Basal poll: Do you change your basals or your doctor does it?


#1

Do you change your basals or your doctor does it?

  • I do it
  • My doctor
  • My doctor set them in the beginning, but I set them now, with help if needed.

0 voters


#2

I suggest a third choice.

My doctor set them in the beginning, but I set them now, with help if needed.


#3

I do everything. He writes Rx’s.


#4

Even at the beginning, my diabetes, my pump, my treatment plan. We always discuss ideas and changes, but always my call.


#5

I report them after I have done them, but I do them. Always have.


#6

:rofl::rofl::rofl:

Sorry. It made me laugh.

Nobody but me.
:grinning:


#7

With diabetes educator help. Doctor rx only.


#8

My doctor helped me initially set them when I first got an insulin pump a long time ago (before CGM even existed), and I rarely changed them because my only data was the BGs (which there were also less of, because they required more blood and insurance didn’t want to give unlimited strips like they do now). However, I did occasionally make 1 or 2 tiny adjustments that we would review with my doctor at my appointments. Although now, with CGM, I tweak them more as necessary (which is hopefully less, since we don’t want to need to change them at all), since I can see more patterns and numbers without stabbing myself every hour. But since I upgraded to the 670G with Auto Mode, basal does not exist, but there are other settings that get tweaked (carb ratios, etc.), and I adjust most of them myself, although I do normally upload my pump and notify my doctor (because this is very easy with Carelink and other things available on the internet), so if they have any objections or modifications to my tweakings they can let me know.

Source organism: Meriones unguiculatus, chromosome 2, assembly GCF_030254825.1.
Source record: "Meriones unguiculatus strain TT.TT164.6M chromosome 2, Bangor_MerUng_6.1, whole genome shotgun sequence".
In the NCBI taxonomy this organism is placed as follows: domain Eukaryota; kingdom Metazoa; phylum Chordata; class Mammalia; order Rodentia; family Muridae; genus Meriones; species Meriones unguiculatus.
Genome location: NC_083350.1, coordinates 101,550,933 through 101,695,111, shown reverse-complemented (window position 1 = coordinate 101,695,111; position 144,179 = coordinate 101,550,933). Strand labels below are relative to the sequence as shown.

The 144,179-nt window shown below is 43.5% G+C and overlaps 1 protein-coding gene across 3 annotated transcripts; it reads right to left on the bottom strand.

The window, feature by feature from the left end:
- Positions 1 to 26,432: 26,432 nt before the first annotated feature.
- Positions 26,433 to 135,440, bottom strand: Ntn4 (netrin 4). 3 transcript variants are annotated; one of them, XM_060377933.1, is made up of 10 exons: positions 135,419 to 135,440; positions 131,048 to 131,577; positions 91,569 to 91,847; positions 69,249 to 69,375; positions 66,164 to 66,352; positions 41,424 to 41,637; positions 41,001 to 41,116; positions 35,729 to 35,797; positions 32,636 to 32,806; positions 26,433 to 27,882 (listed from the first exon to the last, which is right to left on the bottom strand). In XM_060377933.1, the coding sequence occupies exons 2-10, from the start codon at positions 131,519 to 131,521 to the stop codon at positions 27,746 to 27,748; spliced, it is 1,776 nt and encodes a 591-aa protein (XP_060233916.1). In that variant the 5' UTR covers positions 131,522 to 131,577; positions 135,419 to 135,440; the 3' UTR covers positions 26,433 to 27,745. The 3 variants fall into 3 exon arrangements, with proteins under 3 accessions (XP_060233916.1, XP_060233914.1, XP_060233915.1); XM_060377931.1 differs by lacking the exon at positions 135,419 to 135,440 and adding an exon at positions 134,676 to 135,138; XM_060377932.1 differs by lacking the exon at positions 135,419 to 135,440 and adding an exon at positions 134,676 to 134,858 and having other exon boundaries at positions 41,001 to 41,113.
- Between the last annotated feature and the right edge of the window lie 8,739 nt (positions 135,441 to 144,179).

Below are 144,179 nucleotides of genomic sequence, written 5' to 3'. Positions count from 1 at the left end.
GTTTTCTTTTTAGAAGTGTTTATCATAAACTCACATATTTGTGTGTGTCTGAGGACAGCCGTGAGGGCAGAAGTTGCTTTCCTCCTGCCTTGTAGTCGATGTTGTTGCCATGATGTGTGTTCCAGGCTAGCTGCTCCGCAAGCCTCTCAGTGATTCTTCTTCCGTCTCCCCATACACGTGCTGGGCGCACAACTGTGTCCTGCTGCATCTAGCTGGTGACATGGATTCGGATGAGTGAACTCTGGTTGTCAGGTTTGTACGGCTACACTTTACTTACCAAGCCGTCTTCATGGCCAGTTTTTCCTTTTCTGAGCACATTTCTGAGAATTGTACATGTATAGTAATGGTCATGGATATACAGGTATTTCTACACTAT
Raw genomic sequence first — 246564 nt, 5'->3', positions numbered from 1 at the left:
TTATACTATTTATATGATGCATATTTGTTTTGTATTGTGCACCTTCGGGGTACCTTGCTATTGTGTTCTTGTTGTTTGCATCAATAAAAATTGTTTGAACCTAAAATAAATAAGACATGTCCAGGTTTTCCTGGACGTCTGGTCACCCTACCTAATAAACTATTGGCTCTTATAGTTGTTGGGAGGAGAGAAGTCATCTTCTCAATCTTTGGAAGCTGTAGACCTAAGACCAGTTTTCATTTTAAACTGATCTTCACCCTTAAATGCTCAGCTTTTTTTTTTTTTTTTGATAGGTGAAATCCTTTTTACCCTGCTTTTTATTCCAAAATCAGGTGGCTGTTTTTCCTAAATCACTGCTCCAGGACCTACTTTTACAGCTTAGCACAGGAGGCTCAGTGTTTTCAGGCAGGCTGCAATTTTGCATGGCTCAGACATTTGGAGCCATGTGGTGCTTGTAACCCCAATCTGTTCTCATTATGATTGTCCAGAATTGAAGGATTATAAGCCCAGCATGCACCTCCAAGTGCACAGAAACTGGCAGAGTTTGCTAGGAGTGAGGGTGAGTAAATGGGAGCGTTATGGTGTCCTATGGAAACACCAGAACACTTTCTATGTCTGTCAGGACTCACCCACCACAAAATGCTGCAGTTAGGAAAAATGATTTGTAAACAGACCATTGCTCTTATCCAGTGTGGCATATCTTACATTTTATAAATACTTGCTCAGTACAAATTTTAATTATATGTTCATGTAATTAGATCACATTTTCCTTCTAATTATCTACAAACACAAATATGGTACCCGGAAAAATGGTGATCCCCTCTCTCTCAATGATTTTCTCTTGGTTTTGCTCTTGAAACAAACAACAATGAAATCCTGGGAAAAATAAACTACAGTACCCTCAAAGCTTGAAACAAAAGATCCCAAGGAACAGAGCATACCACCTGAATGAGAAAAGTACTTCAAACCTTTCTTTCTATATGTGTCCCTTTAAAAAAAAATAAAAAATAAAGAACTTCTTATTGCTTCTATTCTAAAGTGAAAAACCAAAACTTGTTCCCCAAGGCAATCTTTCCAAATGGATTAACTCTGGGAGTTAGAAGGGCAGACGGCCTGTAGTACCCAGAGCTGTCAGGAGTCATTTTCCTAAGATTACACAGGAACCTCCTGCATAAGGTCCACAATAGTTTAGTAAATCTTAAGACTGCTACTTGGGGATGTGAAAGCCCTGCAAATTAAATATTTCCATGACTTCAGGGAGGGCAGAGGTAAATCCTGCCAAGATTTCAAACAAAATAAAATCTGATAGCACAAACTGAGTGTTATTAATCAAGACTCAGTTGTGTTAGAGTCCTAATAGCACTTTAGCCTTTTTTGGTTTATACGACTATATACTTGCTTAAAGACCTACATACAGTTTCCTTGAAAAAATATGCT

#9